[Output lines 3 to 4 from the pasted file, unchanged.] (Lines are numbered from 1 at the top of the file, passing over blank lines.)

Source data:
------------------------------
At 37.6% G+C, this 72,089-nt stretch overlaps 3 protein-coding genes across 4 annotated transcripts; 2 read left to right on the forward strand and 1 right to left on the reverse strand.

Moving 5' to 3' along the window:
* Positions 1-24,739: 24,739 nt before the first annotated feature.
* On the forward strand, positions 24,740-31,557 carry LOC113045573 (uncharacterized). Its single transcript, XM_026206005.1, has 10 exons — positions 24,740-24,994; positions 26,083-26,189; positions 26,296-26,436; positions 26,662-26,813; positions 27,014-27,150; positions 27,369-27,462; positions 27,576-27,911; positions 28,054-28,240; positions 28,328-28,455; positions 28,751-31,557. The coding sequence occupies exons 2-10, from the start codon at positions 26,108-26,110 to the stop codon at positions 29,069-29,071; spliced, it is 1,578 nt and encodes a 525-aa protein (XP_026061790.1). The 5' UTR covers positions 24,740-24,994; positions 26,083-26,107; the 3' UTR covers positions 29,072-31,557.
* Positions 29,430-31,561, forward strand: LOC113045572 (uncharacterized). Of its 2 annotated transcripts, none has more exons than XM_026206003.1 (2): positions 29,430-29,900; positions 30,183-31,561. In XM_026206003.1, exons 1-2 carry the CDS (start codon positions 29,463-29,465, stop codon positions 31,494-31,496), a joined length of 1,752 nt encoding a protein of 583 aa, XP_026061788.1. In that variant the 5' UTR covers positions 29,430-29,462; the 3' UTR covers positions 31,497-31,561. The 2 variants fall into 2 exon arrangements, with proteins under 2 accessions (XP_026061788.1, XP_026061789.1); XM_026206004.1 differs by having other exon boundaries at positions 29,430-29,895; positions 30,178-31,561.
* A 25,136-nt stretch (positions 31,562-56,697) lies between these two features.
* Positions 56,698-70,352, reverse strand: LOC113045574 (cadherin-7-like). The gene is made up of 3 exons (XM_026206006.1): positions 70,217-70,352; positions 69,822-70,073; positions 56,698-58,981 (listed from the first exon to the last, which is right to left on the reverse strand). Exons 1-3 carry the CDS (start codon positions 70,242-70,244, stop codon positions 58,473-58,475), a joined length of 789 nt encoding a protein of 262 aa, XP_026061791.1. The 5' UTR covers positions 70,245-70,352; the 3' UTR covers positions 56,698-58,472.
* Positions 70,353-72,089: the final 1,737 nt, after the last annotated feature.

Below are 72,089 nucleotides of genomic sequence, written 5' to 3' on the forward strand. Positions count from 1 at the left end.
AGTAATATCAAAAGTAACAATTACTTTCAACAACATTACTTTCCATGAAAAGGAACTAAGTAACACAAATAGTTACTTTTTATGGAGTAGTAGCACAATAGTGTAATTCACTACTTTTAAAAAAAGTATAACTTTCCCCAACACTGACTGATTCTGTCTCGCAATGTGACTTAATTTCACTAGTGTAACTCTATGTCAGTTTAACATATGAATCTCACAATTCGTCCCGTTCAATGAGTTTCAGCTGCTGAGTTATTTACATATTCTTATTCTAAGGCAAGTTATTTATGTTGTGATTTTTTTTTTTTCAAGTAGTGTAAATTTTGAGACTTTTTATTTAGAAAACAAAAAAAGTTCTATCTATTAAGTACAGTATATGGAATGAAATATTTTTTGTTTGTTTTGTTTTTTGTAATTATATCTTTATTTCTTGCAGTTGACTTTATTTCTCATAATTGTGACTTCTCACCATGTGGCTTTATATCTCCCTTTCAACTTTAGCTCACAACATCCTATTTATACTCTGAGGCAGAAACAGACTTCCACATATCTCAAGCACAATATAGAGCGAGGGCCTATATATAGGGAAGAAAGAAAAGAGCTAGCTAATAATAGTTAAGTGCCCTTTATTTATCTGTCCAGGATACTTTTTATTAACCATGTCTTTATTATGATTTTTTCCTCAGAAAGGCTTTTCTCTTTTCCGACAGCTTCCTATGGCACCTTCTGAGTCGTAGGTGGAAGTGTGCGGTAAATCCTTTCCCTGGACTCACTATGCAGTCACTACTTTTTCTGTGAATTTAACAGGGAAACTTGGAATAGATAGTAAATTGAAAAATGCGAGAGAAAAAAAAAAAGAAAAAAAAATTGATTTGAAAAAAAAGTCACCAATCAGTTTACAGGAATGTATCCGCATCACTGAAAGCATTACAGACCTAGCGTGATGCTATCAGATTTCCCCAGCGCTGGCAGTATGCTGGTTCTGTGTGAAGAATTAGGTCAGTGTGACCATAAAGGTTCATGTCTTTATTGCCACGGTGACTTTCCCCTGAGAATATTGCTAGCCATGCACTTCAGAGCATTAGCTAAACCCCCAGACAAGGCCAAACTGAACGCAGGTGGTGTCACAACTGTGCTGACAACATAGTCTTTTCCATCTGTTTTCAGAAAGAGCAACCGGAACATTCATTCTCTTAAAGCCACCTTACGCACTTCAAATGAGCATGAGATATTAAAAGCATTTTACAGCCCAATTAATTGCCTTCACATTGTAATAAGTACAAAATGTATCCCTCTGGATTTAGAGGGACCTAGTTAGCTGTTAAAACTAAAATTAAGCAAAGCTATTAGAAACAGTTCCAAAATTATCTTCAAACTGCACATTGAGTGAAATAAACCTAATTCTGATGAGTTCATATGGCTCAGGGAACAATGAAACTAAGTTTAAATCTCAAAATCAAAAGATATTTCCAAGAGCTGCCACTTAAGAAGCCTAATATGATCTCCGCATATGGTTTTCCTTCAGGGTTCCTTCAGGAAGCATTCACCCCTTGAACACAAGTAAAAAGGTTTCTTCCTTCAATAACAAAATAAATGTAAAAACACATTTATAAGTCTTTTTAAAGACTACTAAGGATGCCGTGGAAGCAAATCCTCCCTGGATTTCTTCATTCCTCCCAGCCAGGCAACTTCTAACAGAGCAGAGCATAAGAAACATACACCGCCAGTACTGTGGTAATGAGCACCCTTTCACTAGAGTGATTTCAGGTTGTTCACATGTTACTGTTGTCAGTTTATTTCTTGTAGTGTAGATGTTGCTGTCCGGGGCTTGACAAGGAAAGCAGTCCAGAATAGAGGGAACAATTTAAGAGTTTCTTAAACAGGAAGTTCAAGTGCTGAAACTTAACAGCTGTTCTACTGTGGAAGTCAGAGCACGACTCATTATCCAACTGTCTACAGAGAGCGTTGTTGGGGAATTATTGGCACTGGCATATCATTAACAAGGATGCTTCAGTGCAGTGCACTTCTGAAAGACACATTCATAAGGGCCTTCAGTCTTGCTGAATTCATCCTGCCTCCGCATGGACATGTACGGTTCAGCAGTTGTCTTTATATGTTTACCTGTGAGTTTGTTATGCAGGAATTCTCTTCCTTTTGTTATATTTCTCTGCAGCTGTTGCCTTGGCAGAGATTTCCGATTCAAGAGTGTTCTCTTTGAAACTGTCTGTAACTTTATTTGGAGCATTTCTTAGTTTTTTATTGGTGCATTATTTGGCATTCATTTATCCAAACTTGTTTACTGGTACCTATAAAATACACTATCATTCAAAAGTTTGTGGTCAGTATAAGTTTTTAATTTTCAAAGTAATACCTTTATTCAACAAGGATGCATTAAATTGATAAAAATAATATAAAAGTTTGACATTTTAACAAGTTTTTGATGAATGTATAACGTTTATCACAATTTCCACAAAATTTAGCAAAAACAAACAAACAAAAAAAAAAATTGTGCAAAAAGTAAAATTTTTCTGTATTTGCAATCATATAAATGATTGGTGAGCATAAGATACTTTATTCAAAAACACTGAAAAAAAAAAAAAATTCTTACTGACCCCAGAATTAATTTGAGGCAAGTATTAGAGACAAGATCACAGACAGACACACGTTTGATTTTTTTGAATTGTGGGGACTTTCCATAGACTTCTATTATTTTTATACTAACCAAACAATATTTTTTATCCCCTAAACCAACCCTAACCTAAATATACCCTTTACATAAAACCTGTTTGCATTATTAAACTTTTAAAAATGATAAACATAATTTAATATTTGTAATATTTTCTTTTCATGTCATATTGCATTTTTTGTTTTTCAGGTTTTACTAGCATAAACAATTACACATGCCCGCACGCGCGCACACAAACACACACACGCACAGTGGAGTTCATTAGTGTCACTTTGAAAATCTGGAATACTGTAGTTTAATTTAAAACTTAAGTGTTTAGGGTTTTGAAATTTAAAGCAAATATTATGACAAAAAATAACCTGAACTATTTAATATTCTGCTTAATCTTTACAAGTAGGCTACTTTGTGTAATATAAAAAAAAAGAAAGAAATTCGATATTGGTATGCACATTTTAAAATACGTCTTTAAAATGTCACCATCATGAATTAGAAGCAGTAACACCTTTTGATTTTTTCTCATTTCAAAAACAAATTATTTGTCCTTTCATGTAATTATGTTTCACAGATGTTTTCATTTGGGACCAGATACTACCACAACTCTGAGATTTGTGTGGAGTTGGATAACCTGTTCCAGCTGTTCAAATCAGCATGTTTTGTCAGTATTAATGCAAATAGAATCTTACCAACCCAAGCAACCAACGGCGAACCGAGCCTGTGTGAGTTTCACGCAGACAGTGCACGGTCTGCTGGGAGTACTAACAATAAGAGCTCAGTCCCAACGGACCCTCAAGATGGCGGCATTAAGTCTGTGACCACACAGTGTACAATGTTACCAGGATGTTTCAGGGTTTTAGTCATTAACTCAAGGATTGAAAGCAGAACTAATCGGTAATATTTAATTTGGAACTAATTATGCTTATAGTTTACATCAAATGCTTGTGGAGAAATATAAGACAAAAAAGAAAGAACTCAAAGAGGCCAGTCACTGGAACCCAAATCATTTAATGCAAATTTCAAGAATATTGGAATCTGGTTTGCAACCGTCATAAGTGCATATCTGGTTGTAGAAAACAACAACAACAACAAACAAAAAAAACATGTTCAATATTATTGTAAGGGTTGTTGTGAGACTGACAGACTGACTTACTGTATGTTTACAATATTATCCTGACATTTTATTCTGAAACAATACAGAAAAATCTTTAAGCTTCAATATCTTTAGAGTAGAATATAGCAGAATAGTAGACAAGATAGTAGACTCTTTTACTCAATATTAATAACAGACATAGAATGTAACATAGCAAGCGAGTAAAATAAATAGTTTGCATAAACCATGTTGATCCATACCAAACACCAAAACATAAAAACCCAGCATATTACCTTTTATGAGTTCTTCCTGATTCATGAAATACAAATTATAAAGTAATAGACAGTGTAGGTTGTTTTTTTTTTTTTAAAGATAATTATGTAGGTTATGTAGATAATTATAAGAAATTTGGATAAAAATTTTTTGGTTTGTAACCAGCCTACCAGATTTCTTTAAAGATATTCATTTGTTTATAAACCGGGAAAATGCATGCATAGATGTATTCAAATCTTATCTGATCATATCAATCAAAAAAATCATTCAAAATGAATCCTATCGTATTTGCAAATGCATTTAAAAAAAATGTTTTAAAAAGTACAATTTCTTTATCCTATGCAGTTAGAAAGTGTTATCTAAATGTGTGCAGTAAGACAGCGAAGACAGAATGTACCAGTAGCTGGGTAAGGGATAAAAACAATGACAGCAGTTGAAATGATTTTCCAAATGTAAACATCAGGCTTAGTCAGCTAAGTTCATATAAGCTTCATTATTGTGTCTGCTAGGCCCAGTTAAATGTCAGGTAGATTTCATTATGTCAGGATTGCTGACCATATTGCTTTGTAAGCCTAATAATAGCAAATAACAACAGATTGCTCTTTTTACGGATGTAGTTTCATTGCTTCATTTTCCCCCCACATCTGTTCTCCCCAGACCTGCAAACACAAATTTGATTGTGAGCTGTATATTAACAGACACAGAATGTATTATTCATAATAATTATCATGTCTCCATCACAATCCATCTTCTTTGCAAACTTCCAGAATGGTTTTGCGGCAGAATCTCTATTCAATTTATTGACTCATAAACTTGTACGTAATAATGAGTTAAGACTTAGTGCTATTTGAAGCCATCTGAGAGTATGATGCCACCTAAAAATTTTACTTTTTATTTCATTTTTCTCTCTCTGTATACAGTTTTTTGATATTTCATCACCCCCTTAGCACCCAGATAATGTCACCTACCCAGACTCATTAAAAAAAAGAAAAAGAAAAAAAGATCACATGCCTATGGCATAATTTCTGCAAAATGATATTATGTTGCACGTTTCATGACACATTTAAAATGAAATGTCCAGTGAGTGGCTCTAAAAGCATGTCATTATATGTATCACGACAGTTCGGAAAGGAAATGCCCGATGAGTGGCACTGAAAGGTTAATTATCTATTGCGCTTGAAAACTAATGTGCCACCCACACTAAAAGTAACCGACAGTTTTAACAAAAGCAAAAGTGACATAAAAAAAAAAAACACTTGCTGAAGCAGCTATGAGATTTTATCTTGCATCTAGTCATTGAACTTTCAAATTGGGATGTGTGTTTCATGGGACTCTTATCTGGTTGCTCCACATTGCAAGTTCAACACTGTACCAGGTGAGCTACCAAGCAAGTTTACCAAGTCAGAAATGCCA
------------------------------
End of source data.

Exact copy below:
* Positions 1-24,739: 24,739 nt before the first annotated feature.
* On the forward strand, positions 24,740-31,557 carry LOC113045573 (uncharacterized). Its single transcript, XM_026206005.1, has 10 exons — positions 24,740-24,994; positions 26,083-26,189; positions 26,296-26,436; positions 26,662-26,813; positions 27,014-27,150; positions 27,369-27,462; positions 27,576-27,911; positions 28,054-28,240; positions 28,328-28,455; positions 28,751-31,557. The coding sequence occupies exons 2-10, from the start codon at positions 26,108-26,110 to the stop codon at positions 29,069-29,071; spliced, it is 1,578 nt and encodes a 525-aa protein (XP_026061790.1). The 5' UTR covers positions 24,740-24,994; positions 26,083-26,107; the 3' UTR covers positions 29,072-31,557.